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County hires law firm to study severance tax

September 13, 2012
By JOHN PEPIN - Journal Staff Writer (jpepin@miningjournal.net) , The Mining Journal

MARQUETTE - The Marquette County Board voted Tuesday to hire the law firm of Miller Canfield to answer prominent severance tax related questions at a cost not to exceed $25,000, with up to $5,000 of that sum expected to be reimbursed by Rio Tinto.

The firm will analyze differences in opinion between the county, Rio Tinto (Kennecott) and the state government on tax valuation and revenue figures, which factor prominently into the creation of a severance tax on non-ferrous mining operations.

State officials and lawmakers told the county board this week no severance tax legislation will be introduced until after the Nov. 6. general election, giving the parties involved more time to work out remaining differences.

Article Photos

PELLOW

Two crucial issues the law firm is expected to try to resolve include the disputed valuation of the Eagle Mine, set at $191 million in February, and whether Proposal A caps affect the severance tax, which would be designed to replace the current ad valorem property tax.

The key underlying issue is what percentage of the severance tax local taxing authorities, including schools and local governments, should receive under the new severance tax in order to provide the same amount of revenue derived under the ad valorem tax structure.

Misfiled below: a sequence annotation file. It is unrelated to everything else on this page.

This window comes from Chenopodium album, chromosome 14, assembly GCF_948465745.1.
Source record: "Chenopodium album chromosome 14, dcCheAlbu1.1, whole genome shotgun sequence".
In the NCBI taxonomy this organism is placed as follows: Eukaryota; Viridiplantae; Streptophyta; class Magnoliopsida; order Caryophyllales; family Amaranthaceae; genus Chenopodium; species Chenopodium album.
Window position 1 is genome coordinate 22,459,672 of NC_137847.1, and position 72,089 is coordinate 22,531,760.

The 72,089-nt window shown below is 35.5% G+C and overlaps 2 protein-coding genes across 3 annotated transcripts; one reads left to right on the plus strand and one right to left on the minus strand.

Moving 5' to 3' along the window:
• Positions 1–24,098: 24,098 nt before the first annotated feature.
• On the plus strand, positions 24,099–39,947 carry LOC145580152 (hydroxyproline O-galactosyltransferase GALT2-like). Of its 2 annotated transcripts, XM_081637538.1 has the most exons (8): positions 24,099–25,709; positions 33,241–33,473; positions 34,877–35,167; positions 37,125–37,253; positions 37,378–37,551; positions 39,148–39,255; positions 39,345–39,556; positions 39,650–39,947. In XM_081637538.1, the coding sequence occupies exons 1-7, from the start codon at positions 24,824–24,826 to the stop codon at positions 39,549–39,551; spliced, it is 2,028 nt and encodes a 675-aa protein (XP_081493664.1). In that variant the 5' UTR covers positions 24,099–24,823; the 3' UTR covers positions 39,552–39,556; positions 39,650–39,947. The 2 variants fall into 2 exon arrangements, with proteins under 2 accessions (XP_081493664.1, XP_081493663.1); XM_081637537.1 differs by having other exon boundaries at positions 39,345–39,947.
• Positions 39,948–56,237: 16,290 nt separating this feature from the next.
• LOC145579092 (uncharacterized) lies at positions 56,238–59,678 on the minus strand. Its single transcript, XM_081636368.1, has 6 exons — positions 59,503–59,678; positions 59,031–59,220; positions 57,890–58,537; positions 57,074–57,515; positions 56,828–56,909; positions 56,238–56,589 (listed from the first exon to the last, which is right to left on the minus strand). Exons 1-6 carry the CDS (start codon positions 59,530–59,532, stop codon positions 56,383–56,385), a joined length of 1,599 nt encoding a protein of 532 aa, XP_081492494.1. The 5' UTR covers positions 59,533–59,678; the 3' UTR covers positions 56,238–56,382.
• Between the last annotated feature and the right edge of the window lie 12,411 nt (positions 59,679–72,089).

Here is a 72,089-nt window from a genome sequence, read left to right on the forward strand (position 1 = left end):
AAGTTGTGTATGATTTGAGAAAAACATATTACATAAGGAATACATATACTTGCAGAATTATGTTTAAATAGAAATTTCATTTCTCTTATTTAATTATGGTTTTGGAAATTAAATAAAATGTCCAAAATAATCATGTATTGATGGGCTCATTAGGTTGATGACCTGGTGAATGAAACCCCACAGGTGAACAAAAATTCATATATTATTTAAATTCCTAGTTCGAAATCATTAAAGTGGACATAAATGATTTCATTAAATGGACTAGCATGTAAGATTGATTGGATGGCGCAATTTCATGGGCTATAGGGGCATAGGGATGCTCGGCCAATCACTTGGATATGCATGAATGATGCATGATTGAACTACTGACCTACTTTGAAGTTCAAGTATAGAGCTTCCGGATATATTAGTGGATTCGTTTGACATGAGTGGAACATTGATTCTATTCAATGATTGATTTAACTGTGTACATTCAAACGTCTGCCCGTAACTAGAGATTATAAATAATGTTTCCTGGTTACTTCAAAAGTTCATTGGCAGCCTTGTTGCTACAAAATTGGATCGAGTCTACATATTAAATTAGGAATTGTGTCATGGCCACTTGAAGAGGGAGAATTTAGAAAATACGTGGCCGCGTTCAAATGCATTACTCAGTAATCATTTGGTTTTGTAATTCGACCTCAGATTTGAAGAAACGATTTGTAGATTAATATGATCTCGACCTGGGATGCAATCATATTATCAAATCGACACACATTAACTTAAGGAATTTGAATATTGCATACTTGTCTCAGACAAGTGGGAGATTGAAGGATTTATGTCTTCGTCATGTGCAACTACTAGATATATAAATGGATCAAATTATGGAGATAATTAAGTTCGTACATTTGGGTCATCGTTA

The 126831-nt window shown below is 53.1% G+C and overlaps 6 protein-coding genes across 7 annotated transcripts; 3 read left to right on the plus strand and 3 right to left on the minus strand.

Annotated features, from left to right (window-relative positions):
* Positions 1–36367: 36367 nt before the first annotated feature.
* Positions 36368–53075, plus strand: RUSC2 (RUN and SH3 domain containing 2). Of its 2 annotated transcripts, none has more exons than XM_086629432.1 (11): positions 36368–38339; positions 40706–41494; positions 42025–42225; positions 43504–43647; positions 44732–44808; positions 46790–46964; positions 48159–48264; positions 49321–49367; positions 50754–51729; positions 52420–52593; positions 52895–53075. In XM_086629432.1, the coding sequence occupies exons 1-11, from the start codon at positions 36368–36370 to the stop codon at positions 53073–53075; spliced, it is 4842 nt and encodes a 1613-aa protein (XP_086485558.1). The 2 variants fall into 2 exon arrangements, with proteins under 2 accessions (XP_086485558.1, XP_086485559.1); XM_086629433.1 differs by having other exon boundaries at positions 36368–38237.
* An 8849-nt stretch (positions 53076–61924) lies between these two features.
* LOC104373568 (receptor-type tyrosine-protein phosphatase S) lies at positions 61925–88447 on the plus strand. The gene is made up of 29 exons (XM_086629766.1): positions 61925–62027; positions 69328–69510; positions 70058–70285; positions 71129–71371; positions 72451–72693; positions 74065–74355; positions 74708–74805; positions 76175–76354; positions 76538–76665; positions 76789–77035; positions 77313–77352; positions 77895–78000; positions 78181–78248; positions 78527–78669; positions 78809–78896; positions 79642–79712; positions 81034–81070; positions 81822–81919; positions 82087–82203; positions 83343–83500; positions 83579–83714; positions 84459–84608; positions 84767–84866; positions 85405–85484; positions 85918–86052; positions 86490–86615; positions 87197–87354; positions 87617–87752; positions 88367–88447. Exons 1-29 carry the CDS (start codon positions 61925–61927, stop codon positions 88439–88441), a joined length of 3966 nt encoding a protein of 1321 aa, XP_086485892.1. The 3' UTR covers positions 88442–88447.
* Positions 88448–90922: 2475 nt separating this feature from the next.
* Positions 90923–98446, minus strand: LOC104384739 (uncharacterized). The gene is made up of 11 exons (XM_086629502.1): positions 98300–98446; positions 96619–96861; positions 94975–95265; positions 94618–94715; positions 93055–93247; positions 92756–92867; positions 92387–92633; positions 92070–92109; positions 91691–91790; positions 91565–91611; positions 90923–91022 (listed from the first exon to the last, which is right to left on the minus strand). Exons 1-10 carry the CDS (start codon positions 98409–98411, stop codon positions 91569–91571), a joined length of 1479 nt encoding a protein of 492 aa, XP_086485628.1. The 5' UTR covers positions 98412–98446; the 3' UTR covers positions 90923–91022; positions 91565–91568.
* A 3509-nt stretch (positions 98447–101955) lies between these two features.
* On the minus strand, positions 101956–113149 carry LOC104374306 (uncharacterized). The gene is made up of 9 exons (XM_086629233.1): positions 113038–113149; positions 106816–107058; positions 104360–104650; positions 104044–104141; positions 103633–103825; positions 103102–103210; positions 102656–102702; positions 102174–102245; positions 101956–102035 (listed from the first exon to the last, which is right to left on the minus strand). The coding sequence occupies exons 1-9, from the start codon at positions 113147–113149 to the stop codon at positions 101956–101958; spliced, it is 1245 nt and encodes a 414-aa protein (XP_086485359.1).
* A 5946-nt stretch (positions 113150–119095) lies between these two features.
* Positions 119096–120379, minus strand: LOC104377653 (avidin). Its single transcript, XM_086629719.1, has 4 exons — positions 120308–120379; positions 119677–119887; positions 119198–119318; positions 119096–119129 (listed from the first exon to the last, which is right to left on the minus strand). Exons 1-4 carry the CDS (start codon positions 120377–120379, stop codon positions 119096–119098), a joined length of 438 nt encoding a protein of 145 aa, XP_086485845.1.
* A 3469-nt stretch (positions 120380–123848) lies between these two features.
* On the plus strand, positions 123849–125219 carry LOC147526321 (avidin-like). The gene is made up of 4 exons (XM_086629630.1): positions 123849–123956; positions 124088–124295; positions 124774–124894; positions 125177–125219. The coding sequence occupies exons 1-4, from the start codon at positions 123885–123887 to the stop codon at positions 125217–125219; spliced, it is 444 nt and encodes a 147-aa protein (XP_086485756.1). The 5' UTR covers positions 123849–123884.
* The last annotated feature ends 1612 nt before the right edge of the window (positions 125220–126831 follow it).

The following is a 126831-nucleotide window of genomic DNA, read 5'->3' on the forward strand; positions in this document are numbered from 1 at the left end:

County board Chairwoman Deborah Pellow said Rio Tinto officials think Proposal A caps will take effect under this year's $191 million valuation of the mine set by the state geologist, while county and state government officials disagree.

"Until the Proposal A question is answered, we can't go forward," Pellow said.

A Miller Canfield attorney is expected to make a summary appraisal of the geologist's valuation, address the Proposal A concerns and help the county construct an appeal to the state tax commission. The appeal would be based on a misstatement of fact that the valuation was a "partial" appraisal of the mine's value.

County officials did not contest the valuation at a local board of review earlier this year, based on the understanding the valuation was partial, as stated by state officials.

Commissioner Gerald Corkin said the funding - paid from the county's consulting budget - to get answers from Miller Canfield would be "money well spent."

Commissioner Steven Pence, who abstained from voting because his son-in-law works for Miller Canfield, agreed that pursuing the answers in that manner was a good idea.

"I think we've been floundering on this issue and we're finally getting the help and expertise that we need," Pence said.

Commissioner Michael Quayle said he was unhappy Rio Tinto had agreed to only reimburse work on resolving the Proposal A question, after initially suggesting it would fund all of the county's independent consultant work on the unresolved questions.

"I'm disappointed to hear this change of pace, what I consider a change of pace, of Kennecott paying this bill," Quayle said.

Commissioner Bill Nordeen said he finds it "very unsettling" state government officials can't conclusively answer the Proposal A questions.

Commissioner Bruce Heikkila disagreed with Pence that the county board is "floundering" on the issue. He said the panel has come a long way toward answering questions and resolving issues, with only the current questions remaining.

The attorney's work is expected to start Oct. 1 and take about three weeks to complete.

John Pepin can be reached at 906-228-2500, ext. 206.

 
 

 

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